The stochastic field of sediment supply to the channel network of a drainage basin depends on the large‐scale interactions among climatically driven processes such as forest fire and rainstorms, topography, channel network topology, and basin scale. During infrequent periods of intense erosion, large volumes of colluvium are concentrated in parts of a channel network, particularly near tributary junctions. The rivers carry bed material and wash load downstream from these storage sites at different rates. The bed material travels slowly, creating transient patterns of sediment transport, sediment storage, and channel morphology along the channel network. As the concentrations of bed material migrate along the network their waveforms can undergo changes by diffusion, interference at tributary junctions, and loss of mass through temporary sediment storage in fans and terraces and through particle abrasion, which converts bed material to wash load. We investigated how these processes might influence the sediment mass balance in channels of third and higher order in a 215‐km2 drainage basin within the Oregon Coast Range over a simulated 3000‐year period with a climate typical of the late Holocene. We used field measurements and a simulation model to illustrate interactions between the major controls on large‐scale processes functioning over long periods of time in complex drainage basins.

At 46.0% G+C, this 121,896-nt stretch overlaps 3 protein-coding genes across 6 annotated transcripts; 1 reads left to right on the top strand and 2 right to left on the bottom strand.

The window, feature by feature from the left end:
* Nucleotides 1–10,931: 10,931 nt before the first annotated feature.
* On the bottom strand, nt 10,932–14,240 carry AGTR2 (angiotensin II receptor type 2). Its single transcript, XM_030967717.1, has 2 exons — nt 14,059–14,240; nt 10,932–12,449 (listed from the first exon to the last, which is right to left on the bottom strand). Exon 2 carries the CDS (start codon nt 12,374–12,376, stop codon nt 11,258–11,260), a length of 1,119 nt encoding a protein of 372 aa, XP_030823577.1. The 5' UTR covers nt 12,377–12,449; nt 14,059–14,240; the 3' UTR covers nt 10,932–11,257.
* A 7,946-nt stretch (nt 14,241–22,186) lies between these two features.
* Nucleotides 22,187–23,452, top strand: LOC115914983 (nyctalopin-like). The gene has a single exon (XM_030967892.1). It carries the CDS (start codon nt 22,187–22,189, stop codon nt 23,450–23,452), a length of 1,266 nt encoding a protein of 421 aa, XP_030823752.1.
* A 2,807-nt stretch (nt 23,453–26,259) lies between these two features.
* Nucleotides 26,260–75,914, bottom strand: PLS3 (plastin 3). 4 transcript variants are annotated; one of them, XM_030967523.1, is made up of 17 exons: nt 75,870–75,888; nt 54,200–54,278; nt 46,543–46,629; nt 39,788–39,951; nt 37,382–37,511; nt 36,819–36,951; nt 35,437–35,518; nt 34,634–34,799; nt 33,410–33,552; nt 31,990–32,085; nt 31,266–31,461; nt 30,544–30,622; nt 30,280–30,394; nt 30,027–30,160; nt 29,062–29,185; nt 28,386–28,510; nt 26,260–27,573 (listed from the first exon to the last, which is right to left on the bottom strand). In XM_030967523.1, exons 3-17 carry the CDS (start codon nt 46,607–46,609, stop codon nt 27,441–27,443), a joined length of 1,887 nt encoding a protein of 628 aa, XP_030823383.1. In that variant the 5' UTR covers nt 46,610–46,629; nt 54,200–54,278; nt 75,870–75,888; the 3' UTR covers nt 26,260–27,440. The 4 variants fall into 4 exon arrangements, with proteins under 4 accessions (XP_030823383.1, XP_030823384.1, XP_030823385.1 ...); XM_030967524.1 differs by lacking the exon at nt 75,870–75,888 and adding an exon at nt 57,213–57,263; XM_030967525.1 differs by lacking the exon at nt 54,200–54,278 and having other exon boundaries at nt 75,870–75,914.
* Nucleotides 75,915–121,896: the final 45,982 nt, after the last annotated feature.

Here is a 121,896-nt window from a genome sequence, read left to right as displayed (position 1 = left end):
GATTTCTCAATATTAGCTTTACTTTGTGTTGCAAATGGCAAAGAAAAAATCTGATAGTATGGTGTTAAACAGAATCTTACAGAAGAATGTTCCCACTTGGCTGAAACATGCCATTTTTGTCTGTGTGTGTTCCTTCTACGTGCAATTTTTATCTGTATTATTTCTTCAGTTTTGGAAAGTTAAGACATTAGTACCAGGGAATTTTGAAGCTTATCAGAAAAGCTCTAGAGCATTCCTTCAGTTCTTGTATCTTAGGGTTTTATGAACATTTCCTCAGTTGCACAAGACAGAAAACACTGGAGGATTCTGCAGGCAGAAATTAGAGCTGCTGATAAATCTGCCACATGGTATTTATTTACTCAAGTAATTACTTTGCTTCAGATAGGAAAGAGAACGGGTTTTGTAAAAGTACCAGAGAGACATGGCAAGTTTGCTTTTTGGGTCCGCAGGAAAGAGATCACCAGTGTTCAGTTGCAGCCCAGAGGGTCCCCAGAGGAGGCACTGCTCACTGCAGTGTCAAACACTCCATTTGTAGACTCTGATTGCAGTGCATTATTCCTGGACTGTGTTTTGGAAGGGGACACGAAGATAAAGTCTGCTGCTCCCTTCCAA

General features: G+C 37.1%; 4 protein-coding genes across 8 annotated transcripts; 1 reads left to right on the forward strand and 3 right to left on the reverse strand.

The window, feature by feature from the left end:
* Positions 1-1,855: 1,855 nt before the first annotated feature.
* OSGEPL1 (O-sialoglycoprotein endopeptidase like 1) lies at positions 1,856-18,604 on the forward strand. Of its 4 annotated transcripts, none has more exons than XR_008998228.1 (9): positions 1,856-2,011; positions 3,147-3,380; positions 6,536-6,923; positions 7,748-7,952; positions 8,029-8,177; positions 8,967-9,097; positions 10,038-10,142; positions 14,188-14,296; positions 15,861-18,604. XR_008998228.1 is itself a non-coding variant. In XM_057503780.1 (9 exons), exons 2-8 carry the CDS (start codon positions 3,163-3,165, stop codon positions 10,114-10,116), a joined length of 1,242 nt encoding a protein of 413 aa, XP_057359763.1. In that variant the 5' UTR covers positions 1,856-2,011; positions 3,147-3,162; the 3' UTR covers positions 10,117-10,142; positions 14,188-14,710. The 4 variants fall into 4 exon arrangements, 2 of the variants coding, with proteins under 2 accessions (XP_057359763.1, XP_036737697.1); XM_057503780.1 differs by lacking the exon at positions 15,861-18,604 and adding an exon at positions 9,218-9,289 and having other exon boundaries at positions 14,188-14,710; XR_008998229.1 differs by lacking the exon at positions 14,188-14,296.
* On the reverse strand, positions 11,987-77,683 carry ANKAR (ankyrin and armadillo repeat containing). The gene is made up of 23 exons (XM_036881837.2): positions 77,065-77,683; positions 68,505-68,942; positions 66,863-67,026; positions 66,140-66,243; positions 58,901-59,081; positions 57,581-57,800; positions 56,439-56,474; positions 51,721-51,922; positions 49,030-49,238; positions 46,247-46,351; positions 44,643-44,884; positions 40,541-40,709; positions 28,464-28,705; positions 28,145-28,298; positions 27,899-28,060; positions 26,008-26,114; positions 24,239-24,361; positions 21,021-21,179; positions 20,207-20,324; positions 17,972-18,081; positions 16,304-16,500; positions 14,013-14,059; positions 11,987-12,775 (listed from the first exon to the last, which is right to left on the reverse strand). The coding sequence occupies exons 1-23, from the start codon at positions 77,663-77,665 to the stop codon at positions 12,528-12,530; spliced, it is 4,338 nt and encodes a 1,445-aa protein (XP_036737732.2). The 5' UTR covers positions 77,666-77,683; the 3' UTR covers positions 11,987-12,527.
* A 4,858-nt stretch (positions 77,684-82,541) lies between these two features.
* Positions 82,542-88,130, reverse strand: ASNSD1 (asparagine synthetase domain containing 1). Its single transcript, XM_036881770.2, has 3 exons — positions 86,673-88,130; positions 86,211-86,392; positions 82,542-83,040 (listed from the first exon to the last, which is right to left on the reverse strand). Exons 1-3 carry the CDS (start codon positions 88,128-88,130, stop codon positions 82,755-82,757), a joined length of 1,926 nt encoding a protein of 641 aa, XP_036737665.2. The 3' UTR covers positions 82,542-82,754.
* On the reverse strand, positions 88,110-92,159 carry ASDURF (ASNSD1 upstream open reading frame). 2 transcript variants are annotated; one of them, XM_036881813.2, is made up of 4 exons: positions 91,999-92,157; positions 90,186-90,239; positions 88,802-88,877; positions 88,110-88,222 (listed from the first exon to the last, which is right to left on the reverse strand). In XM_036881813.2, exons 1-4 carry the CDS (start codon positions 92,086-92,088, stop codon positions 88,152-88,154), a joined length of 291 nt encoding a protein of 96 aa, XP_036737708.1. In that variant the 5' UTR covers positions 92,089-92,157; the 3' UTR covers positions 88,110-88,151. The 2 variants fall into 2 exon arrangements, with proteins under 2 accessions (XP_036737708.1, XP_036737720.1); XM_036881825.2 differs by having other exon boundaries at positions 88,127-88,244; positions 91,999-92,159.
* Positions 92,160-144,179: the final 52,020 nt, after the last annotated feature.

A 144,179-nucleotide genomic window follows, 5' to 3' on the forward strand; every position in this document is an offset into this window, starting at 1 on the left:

Water Resources Research – Wiley
Published: Dec 1, 1997
It’s your single place to instantly
discover and read the research
that matters to you.
Enjoy affordable access to
over 18 million articles from more than
15,000 peer-reviewed journals.
All for just $49/month
Query the DeepDyve database, plus search all of PubMed and Google Scholar seamlessly
Save any article or search result from DeepDyve, PubMed, and Google Scholar... all in one place.
Get unlimited, online access to over 18 million full-text articles from more than 15,000 scientific journals.
Read from thousands of the leading scholarly journals from SpringerNature, Wiley-Blackwell, Oxford University Press and more.
All the latest content is available, no embargo periods.
“Hi guys, I cannot tell you how much I love this resource. Incredible. I really believe you've hit the nail on the head with this site in regards to solving the research-purchase issue.”Daniel C.
“Whoa! It’s like Spotify but for academic articles.”@Phil_Robichaud
“I must say, @deepdyve is a fabulous solution to the independent researcher's problem of #access to #information.”@deepthiw
“My last article couldn't be possible without the platform @deepdyve that makes journal papers cheaper.”@JoseServera